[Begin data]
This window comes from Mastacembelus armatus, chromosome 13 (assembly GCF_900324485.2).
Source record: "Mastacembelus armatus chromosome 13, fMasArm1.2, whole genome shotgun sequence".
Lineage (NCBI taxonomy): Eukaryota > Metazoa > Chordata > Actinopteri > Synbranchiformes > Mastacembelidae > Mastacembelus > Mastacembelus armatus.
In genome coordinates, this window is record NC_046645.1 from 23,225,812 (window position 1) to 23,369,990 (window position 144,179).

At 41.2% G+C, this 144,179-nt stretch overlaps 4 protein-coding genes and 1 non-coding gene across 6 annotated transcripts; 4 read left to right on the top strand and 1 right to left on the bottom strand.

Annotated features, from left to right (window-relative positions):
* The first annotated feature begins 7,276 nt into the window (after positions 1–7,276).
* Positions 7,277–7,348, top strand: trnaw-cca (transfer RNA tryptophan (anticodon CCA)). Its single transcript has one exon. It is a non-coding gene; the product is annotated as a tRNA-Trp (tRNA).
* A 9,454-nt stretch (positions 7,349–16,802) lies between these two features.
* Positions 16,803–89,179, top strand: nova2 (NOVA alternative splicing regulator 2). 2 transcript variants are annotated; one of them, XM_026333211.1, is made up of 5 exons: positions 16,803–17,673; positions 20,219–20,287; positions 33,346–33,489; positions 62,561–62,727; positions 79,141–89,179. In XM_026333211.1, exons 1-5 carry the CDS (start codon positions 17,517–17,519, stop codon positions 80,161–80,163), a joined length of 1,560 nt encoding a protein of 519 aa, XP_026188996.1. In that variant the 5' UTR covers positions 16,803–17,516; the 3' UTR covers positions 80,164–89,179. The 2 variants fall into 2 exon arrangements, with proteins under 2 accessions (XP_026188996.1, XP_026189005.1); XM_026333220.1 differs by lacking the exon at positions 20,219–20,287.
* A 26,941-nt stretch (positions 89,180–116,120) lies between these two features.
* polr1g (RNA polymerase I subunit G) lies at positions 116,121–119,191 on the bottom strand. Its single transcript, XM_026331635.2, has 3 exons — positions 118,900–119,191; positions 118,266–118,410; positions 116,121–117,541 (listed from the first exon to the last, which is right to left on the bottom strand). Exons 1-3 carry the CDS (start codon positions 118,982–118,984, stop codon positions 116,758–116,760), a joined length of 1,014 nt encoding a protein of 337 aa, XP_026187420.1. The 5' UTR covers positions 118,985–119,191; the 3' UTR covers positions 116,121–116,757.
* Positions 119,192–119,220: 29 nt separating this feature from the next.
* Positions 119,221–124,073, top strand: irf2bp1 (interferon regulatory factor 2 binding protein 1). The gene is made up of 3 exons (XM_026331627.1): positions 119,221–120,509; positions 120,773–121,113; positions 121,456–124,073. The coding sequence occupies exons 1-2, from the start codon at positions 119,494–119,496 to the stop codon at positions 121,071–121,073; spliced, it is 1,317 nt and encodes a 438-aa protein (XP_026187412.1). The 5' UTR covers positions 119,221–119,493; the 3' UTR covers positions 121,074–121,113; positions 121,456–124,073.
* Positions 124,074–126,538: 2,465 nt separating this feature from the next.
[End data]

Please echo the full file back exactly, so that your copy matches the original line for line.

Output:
This window comes from Mastacembelus armatus, chromosome 13 (assembly GCF_900324485.2).
Source record: "Mastacembelus armatus chromosome 13, fMasArm1.2, whole genome shotgun sequence".
Lineage (NCBI taxonomy): Eukaryota > Metazoa > Chordata > Actinopteri > Synbranchiformes > Mastacembelidae > Mastacembelus > Mastacembelus armatus.
In genome coordinates, this window is record NC_046645.1 from 23,225,812 (window position 1) to 23,369,990 (window position 144,179).

At 41.2% G+C, this 144,179-nt stretch overlaps 4 protein-coding genes and 1 non-coding gene across 6 annotated transcripts; 4 read left to right on the top strand and 1 right to left on the bottom strand.

Annotated features, from left to right (window-relative positions):
* The first annotated feature begins 7,276 nt into the window (after positions 1–7,276).
* Positions 7,277–7,348, top strand: trnaw-cca (transfer RNA tryptophan (anticodon CCA)). Its single transcript has one exon. It is a non-coding gene; the product is annotated as a tRNA-Trp (tRNA).
* A 9,454-nt stretch (positions 7,349–16,802) lies between these two features.
* Positions 16,803–89,179, top strand: nova2 (NOVA alternative splicing regulator 2). 2 transcript variants are annotated; one of them, XM_026333211.1, is made up of 5 exons: positions 16,803–17,673; positions 20,219–20,287; positions 33,346–33,489; positions 62,561–62,727; positions 79,141–89,179. In XM_026333211.1, exons 1-5 carry the CDS (start codon positions 17,517–17,519, stop codon positions 80,161–80,163), a joined length of 1,560 nt encoding a protein of 519 aa, XP_026188996.1. In that variant the 5' UTR covers positions 16,803–17,516; the 3' UTR covers positions 80,164–89,179. The 2 variants fall into 2 exon arrangements, with proteins under 2 accessions (XP_026188996.1, XP_026189005.1); XM_026333220.1 differs by lacking the exon at positions 20,219–20,287.
* A 26,941-nt stretch (positions 89,180–116,120) lies between these two features.
* polr1g (RNA polymerase I subunit G) lies at positions 116,121–119,191 on the bottom strand. Its single transcript, XM_026331635.2, has 3 exons — positions 118,900–119,191; positions 118,266–118,410; positions 116,121–117,541 (listed from the first exon to the last, which is right to left on the bottom strand). Exons 1-3 carry the CDS (start codon positions 118,982–118,984, stop codon positions 116,758–116,760), a joined length of 1,014 nt encoding a protein of 337 aa, XP_026187420.1. The 5' UTR covers positions 118,985–119,191; the 3' UTR covers positions 116,121–116,757.
* Positions 119,192–119,220: 29 nt separating this feature from the next.
* Positions 119,221–124,073, top strand: irf2bp1 (interferon regulatory factor 2 binding protein 1). The gene is made up of 3 exons (XM_026331627.1): positions 119,221–120,509; positions 120,773–121,113; positions 121,456–124,073. The coding sequence occupies exons 1-2, from the start codon at positions 119,494–119,496 to the stop codon at positions 121,071–121,073; spliced, it is 1,317 nt and encodes a 438-aa protein (XP_026187412.1). The 5' UTR covers positions 119,221–119,493; the 3' UTR covers positions 121,074–121,113; positions 121,456–124,073.
* Positions 124,074–126,538: 2,465 nt separating this feature from the next.